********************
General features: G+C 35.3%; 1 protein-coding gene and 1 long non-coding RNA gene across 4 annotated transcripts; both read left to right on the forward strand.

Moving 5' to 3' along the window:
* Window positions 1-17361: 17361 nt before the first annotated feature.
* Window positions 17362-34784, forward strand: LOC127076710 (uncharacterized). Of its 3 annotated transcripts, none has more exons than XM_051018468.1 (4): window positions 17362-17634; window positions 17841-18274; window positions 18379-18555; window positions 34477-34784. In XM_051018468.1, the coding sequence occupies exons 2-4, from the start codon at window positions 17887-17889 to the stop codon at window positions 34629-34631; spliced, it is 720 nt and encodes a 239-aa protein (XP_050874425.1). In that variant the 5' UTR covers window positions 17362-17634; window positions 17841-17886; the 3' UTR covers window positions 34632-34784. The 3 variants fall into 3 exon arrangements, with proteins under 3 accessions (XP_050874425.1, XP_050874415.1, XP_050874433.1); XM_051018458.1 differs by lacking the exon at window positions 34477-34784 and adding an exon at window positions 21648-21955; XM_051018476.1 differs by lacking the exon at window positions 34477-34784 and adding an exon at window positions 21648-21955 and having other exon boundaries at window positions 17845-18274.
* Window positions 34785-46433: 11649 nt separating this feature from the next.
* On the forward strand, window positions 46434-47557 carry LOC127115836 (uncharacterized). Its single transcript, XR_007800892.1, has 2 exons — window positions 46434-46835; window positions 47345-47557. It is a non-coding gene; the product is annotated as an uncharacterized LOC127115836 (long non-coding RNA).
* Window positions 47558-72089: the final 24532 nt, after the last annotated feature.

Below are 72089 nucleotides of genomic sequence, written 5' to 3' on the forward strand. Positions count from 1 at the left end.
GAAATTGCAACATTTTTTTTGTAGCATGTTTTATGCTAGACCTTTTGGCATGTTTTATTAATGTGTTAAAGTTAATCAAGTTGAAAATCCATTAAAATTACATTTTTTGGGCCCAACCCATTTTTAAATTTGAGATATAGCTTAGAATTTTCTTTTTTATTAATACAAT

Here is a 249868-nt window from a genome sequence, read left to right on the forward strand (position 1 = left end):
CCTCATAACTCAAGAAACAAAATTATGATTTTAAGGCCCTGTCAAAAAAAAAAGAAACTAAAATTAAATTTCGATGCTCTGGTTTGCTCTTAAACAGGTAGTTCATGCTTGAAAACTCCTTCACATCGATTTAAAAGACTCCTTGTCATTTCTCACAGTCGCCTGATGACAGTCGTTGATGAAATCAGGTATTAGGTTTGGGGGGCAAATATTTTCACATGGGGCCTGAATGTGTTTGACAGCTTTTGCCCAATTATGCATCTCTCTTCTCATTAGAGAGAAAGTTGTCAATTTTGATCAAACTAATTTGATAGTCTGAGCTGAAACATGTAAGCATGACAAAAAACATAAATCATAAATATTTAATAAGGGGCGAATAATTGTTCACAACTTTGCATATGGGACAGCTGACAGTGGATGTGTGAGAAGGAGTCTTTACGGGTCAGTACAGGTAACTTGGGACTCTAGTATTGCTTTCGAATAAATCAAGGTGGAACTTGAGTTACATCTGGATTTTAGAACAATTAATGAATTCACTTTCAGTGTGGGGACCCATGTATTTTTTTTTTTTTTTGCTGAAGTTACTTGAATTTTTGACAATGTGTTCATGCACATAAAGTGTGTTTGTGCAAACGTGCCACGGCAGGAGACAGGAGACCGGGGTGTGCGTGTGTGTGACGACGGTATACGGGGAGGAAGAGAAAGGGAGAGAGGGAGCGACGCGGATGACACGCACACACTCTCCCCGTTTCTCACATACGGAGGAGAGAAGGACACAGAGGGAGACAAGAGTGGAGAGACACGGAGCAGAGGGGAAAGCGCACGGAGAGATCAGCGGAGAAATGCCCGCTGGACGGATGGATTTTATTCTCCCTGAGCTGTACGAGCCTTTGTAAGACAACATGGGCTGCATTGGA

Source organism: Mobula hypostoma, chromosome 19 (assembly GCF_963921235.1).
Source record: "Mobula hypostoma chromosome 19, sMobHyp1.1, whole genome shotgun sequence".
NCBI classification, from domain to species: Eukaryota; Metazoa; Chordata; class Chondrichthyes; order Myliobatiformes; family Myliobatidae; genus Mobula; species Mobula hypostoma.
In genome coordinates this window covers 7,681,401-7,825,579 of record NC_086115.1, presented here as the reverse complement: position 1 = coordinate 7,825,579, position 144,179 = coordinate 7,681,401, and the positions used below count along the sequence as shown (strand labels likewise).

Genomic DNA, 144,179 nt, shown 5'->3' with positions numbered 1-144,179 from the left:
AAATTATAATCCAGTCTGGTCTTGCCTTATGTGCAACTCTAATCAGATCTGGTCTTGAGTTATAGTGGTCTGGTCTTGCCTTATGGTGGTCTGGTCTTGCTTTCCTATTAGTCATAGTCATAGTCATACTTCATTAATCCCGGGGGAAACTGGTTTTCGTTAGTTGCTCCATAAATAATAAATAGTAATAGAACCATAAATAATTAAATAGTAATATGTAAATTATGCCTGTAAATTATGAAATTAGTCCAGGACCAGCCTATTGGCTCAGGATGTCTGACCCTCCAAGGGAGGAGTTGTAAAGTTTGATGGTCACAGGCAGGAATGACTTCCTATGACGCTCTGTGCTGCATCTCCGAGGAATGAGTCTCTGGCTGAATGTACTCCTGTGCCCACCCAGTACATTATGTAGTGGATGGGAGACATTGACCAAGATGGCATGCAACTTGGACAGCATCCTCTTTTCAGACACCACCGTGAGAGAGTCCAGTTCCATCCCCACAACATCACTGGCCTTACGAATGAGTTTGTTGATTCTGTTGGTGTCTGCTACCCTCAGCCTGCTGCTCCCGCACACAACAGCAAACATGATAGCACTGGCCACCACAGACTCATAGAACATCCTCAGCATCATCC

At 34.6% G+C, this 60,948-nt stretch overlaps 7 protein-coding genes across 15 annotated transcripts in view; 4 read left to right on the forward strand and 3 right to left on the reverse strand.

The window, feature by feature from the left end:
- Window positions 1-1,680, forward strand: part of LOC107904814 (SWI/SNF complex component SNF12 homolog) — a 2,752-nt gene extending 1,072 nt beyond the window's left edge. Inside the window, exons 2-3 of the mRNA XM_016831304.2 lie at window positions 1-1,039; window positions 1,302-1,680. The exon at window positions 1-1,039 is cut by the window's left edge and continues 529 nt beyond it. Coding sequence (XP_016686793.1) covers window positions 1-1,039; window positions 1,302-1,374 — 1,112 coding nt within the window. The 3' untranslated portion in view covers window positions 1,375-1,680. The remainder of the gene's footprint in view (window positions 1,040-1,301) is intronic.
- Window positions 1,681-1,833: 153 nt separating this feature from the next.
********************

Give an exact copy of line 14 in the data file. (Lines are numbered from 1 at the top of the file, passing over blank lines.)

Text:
NCBI classification, from domain to species: Eukaryota; Metazoa; Chordata; class Chondrichthyes; order Myliobatiformes; family Myliobatidae; genus Mobula; species Mobula hypostoma.